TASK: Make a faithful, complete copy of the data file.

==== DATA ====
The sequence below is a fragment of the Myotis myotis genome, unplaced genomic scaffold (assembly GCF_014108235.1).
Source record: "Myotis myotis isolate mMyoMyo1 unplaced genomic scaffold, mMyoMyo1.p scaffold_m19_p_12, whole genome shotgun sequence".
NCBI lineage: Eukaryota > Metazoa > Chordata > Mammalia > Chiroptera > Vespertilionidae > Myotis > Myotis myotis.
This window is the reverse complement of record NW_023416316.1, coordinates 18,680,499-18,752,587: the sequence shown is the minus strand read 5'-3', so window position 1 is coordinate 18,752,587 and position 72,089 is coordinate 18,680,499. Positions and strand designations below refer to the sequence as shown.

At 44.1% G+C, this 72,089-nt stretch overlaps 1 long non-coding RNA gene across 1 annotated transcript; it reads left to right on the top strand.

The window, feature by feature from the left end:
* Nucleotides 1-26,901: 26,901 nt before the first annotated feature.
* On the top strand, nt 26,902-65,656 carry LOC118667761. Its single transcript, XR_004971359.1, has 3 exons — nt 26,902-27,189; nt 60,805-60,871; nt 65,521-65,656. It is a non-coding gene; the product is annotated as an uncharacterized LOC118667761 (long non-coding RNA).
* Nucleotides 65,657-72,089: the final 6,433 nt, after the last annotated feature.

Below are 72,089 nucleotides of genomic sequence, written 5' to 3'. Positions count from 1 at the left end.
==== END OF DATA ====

The sequence below is a fragment of the Myotis myotis genome, unplaced genomic scaffold (assembly GCF_014108235.1).
Source record: "Myotis myotis isolate mMyoMyo1 unplaced genomic scaffold, mMyoMyo1.p scaffold_m19_p_12, whole genome shotgun sequence".
NCBI lineage: Eukaryota > Metazoa > Chordata > Mammalia > Chiroptera > Vespertilionidae > Myotis > Myotis myotis.
This window is the reverse complement of record NW_023416316.1, coordinates 18,680,499-18,752,587: the sequence shown is the minus strand read 5'-3', so window position 1 is coordinate 18,752,587 and position 72,089 is coordinate 18,680,499. Positions and strand designations below refer to the sequence as shown.

At 44.1% G+C, this 72,089-nt stretch overlaps 1 long non-coding RNA gene across 1 annotated transcript; it reads left to right on the top strand.

The window, feature by feature from the left end:
* Nucleotides 1-26,901: 26,901 nt before the first annotated feature.
* On the top strand, nt 26,902-65,656 carry LOC118667761. Its single transcript, XR_004971359.1, has 3 exons — nt 26,902-27,189; nt 60,805-60,871; nt 65,521-65,656. It is a non-coding gene; the product is annotated as an uncharacterized LOC118667761 (long non-coding RNA).
* Nucleotides 65,657-72,089: the final 6,433 nt, after the last annotated feature.

Below are 72,089 nucleotides of genomic sequence, written 5' to 3'. Positions count from 1 at the left end.